"Around the turn of the century he was teaching Greek to
a small class at a local Y.M.C.A." (L.A. Times, Sept
A.E.K. parted with the Brethren about
this time. Though Mr. Knoch had done some teaching for this
group the same Mr. McClure who had formerly guided him into the
Brethren now excommunicated A.E.K. finding the direction of his
Scriptural inquiry incompatible.
He and Olive were married April 22, 1903, he being 28 years
old, she was 27. One of the first homes they shared was one he
built, 2817 East Sixth Street.
Seeing a problem in the traditional Greek grammars, and not
willing to continue teaching something he wasn't himself sure
about, A.E.K. gave up the class at the Y.M.C.A. and began
cataloging the grammatical forms of the Greek as they are found
in the Scriptures.
February 26 A.E.K. submits On
Baptism to Dr. Ethelbert W. Bullinger in England, editor
of Things To Come.
April 2 Dr. Bullinger read A.E.K.'s manuscript and proposed to
publish it in his magazine.
Through correspondence with E. W. Bullinger A.E.K.
of Vladimir Michael Gelesnoff. Mr Gelesnoff of Minneapolis saw
in Things To Come an announcement about the coming
series of articles on baptism written by an American, and wrote
Dr. Bullinger seeking to get in touch with the American author.
November 5 Ernest Oliver Knoch is born in his father's house.
In January the first part of On
There were others coming into the
same truth A.E.K. was discovering and both A.E.K. and Vladimir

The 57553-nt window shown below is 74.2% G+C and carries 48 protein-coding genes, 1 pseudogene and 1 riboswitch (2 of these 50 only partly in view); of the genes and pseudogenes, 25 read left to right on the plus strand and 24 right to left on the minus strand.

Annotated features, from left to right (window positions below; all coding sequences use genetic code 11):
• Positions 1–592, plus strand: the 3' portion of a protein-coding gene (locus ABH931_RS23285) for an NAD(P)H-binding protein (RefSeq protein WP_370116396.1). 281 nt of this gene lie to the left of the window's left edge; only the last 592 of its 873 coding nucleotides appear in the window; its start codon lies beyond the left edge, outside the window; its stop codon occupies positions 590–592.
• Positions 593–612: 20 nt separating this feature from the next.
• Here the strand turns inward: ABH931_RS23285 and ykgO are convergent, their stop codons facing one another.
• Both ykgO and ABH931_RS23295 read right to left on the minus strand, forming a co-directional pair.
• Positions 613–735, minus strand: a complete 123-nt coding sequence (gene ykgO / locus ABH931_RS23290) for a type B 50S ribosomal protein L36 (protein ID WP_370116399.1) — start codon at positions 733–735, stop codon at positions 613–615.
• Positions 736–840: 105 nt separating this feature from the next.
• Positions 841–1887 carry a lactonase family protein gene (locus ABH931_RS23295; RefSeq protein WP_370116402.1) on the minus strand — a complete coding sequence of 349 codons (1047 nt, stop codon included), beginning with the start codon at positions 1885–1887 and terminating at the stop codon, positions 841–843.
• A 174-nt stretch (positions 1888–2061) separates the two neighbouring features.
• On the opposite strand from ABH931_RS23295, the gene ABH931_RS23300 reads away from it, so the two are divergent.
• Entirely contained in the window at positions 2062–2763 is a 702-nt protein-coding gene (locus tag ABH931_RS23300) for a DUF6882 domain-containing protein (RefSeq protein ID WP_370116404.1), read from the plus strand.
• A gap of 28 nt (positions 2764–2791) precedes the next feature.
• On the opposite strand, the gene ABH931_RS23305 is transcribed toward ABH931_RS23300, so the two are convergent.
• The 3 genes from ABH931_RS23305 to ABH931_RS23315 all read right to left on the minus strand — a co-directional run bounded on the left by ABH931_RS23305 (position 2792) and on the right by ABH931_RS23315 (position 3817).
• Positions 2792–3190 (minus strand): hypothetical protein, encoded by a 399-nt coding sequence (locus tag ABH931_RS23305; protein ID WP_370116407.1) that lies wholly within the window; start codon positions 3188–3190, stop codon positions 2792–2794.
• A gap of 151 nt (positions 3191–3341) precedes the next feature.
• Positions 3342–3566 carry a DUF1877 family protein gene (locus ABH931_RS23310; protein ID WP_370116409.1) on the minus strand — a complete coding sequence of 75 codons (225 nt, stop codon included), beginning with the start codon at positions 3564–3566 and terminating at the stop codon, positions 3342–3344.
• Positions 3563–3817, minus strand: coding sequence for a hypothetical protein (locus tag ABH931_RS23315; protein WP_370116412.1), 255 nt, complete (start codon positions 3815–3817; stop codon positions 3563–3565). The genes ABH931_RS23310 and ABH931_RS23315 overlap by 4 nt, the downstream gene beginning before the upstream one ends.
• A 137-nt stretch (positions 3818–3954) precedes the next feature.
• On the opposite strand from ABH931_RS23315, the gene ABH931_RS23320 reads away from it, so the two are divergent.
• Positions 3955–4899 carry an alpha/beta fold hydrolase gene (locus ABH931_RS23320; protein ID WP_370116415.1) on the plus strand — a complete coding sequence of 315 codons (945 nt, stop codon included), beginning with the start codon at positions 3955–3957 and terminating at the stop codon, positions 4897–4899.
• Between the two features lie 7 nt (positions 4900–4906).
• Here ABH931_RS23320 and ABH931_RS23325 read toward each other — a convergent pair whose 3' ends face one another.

Gelesnof contributed to a small magazine begun in February
called Grace and Glory, edited by Alan Burns, and
which ran for eight issues.
The last number appeared in March,
1909. It was felt that the magazine wasn't quite fitting the
pattern necessary for the ministry envisioned.
In a letter dated August 12, Dr. Bullinger speaks of the card
index A.E.K. was making for the Greek grammatical forms and of a
specimen page of Ephesians that A.E.K. had sent. Dr. Bullinger
requested all the translation materials A.E.K. was compiling so
that they could be used in the making of the Companion Bible. A.E.K.
begged Dr. Bullinger to make a translation himself but he
declined considering it too great a task at his age.
A.E.K. and V.G. got together to create a magazine specially
designed to fill the need in the ministry of correctly cutting
the Word of Truth, and the first number of Unsearchable
Riches appeared in October, 1909, from Minneapolis.
In the first editorial Brother Gelesnoff announced that
Riches was being sent forth "in the interest of a
rightly apportioned Word," and "is the result of
several years' protracted thought and consideration." (U.
R., Vol. I, page 1) There was an agreement made as to the focal
area for each editor. Mr. Knoch was to concentrate on the Greek